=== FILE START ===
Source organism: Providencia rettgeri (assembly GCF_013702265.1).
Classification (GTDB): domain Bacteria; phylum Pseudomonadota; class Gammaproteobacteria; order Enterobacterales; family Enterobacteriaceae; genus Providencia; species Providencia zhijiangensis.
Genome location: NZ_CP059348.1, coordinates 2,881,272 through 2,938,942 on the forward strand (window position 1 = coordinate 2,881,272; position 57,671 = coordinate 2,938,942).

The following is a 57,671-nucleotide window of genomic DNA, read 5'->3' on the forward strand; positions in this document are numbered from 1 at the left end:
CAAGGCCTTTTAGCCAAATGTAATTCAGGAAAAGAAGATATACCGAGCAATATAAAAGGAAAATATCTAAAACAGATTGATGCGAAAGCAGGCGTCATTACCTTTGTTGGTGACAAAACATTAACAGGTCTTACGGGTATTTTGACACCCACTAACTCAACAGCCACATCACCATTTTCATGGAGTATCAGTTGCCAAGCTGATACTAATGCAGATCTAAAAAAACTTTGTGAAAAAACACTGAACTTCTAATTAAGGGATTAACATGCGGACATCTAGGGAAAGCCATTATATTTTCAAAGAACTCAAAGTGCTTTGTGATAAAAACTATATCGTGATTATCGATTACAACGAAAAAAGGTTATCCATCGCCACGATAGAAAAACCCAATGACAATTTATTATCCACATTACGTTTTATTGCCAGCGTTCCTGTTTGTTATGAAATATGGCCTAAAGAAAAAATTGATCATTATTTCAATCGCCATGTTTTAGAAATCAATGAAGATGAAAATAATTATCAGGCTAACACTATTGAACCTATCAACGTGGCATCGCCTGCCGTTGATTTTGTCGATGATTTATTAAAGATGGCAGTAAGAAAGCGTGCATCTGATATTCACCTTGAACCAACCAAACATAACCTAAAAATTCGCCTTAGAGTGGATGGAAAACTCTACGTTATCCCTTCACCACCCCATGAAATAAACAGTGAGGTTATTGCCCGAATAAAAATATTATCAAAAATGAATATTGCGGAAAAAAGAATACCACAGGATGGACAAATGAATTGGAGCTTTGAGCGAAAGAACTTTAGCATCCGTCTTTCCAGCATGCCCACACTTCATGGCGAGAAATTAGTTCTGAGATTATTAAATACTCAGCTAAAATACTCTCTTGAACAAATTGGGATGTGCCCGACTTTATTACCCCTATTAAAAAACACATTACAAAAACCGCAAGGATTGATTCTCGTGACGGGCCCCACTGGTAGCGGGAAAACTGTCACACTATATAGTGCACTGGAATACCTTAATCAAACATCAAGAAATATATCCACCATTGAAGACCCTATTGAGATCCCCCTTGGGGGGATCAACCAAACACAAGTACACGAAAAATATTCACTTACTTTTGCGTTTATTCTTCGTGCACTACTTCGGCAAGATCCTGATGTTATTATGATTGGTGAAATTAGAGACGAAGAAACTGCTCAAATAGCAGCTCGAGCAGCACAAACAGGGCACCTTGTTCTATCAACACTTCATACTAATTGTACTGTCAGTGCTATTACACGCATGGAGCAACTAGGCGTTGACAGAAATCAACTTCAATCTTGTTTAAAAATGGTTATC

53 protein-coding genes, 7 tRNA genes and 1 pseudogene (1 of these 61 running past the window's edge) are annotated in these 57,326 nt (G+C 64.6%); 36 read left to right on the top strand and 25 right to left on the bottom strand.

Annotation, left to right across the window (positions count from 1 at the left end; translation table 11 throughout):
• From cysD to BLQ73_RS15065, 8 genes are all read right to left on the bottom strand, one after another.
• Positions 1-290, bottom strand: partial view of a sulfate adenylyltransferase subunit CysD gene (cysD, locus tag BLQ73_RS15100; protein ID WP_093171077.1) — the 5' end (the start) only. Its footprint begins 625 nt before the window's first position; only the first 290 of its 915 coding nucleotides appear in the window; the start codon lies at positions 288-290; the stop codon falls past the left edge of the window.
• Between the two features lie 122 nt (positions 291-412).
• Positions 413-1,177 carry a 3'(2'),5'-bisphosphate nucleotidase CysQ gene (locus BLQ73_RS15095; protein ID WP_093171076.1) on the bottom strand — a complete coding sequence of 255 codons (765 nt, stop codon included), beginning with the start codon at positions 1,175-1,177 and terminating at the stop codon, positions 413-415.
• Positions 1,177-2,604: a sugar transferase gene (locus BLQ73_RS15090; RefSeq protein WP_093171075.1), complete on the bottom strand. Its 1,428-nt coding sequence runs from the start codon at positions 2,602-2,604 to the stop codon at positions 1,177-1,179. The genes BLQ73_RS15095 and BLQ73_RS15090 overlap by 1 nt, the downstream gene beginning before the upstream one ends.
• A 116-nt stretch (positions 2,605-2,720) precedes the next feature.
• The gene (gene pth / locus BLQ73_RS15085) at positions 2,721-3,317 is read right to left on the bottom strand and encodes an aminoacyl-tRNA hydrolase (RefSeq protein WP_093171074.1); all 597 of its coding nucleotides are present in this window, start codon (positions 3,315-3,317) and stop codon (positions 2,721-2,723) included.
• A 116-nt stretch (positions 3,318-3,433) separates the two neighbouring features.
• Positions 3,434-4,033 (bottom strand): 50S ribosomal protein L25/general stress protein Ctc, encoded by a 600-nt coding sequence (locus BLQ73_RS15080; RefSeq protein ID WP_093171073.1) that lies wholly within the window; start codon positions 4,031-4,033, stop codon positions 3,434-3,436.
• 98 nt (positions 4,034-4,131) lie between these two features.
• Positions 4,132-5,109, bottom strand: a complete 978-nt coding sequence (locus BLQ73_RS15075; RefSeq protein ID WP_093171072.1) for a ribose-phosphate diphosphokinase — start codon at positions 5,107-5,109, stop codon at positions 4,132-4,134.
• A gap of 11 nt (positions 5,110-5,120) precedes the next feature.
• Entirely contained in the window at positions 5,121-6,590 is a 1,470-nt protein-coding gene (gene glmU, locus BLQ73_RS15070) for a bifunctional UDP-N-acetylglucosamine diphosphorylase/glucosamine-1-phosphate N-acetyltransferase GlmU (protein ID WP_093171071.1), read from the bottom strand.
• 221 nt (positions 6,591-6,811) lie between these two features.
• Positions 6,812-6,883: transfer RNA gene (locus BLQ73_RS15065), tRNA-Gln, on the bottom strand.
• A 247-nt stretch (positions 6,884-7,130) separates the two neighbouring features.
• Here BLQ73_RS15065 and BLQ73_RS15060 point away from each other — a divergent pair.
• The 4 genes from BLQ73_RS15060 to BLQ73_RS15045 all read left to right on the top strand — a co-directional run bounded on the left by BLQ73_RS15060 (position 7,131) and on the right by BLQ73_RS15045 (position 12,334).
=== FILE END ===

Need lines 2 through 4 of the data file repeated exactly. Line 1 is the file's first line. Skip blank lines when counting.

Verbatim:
Classification (GTDB): domain Bacteria; phylum Pseudomonadota; class Gammaproteobacteria; order Enterobacterales; family Enterobacteriaceae; genus Providencia; species Providencia zhijiangensis.
Genome location: NZ_CP059348.1, coordinates 2,881,272 through 2,938,942 on the forward strand (window position 1 = coordinate 2,881,272; position 57,671 = coordinate 2,938,942).

The following is a 57,671-nucleotide window of genomic DNA, read 5'->3' on the forward strand; positions in this document are numbered from 1 at the left end: